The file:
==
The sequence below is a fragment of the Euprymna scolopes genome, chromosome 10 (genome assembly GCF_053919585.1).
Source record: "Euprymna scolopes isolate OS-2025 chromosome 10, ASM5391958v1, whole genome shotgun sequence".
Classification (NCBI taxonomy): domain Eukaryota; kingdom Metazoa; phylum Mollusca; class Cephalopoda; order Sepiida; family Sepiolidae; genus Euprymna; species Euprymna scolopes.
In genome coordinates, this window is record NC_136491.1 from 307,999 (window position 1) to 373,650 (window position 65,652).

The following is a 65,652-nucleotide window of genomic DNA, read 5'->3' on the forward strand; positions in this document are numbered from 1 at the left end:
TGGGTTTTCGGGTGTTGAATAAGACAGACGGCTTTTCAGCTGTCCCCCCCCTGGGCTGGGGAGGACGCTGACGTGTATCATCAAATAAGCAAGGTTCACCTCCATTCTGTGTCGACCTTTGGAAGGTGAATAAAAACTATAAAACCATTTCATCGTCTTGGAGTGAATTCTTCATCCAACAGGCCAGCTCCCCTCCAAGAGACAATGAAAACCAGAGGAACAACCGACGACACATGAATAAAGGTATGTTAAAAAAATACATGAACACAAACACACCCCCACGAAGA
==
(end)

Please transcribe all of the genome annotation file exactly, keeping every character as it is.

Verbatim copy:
The sequence below is a fragment of the Euprymna scolopes genome, chromosome 10 (genome assembly GCF_053919585.1).
Source record: "Euprymna scolopes isolate OS-2025 chromosome 10, ASM5391958v1, whole genome shotgun sequence".
Classification (NCBI taxonomy): domain Eukaryota; kingdom Metazoa; phylum Mollusca; class Cephalopoda; order Sepiida; family Sepiolidae; genus Euprymna; species Euprymna scolopes.
In genome coordinates, this window is record NC_136491.1 from 307,999 (window position 1) to 373,650 (window position 65,652).

The following is a 65,652-nucleotide window of genomic DNA, read 5'->3' on the forward strand; positions in this document are numbered from 1 at the left end:
TGGGTTTTCGGGTGTTGAATAAGACAGACGGCTTTTCAGCTGTCCCCCCCCTGGGCTGGGGAGGACGCTGACGTGTATCATCAAATAAGCAAGGTTCACCTCCATTCTGTGTCGACCTTTGGAAGGTGAATAAAAACTATAAAACCATTTCATCGTCTTGGAGTGAATTCTTCATCCAACAGGCCAGCTCCCCTCCAAGAGACAATGAAAACCAGAGGAACAACCGACGACACATGAATAAAGGTATGTTAAAAAAATACATGAACACAAACACACCCCCACGAAGA